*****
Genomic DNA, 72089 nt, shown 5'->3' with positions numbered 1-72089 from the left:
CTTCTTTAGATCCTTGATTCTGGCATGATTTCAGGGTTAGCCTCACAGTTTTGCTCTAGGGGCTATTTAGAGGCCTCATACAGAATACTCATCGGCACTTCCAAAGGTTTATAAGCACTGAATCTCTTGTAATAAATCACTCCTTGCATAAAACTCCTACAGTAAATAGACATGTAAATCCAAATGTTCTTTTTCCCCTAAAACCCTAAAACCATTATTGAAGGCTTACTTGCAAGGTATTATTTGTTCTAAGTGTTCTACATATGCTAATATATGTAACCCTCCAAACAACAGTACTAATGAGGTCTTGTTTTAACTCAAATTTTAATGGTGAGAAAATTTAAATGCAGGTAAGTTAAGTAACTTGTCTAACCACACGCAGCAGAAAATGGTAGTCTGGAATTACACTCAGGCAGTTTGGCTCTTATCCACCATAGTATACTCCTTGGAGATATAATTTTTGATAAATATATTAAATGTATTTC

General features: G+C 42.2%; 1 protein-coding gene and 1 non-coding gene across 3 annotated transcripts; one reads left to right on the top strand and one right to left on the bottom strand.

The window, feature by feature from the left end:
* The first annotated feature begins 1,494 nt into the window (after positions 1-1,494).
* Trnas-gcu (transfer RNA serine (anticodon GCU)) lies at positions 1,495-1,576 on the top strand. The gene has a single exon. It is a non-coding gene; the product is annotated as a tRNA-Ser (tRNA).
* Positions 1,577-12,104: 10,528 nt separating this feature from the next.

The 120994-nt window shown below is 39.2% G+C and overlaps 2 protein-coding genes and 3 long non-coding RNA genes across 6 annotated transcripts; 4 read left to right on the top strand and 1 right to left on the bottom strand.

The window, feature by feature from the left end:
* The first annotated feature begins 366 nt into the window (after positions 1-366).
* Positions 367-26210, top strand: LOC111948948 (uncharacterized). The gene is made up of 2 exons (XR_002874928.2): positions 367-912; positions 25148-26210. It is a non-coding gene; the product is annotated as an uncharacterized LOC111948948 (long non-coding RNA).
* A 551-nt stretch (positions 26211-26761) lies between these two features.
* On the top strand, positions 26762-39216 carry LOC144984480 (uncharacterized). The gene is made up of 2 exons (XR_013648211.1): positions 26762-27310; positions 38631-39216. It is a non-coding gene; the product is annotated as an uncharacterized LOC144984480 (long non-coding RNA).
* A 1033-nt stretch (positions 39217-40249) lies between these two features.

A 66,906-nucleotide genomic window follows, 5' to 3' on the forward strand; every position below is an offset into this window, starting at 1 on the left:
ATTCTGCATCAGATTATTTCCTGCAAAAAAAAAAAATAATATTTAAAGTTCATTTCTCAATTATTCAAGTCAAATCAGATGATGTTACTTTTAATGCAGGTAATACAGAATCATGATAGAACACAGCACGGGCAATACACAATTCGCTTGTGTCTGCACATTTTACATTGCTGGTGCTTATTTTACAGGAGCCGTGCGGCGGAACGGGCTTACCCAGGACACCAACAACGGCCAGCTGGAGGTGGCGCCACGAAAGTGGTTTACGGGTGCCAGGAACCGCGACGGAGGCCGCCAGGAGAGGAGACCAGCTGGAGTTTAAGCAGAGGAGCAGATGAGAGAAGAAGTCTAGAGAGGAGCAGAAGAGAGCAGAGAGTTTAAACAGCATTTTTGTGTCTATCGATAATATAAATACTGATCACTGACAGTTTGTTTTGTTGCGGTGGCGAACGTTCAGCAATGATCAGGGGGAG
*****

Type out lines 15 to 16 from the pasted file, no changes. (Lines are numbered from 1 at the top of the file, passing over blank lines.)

A 66,906-nucleotide genomic window follows, 5' to 3' on the forward strand; every position below is an offset into this window, starting at 1 on the left:
ATTCTGCATCAGATTATTTCCTGCAAAAAAAAAAAATAATATTTAAAGTTCATTTCTCAATTATTCAAGTCAAATCAGATGATGTTACTTTTAATGCAGGTAATACAGAATCATGATAGAACACAGCACGGGCAATACACAATTCGCTTGTGTCTGCACATTTTACATTGCTGGTGCTTATTTTACAGGAGCCGTGCGGCGGAACGGGCTTACCCAGGACACCAACAACGGCCAGCTGGAGGTGGCGCCACGAAAGTGGTTTACGGGTGCCAGGAACCGCGACGGAGGCCGCCAGGAGAGGAGACCAGCTGGAGTTTAAGCAGAGGAGCAGATGAGAGAAGAAGTCTAGAGAGGAGCAGAAGAGAGCAGAGAGTTTAAACAGCATTTTTGTGTCTATCGATAATATAAATACTGATCACTGACAGTTTGTTTTGTTGCGGTGGCGAACGTTCAGCAATGATCAGGGGGAG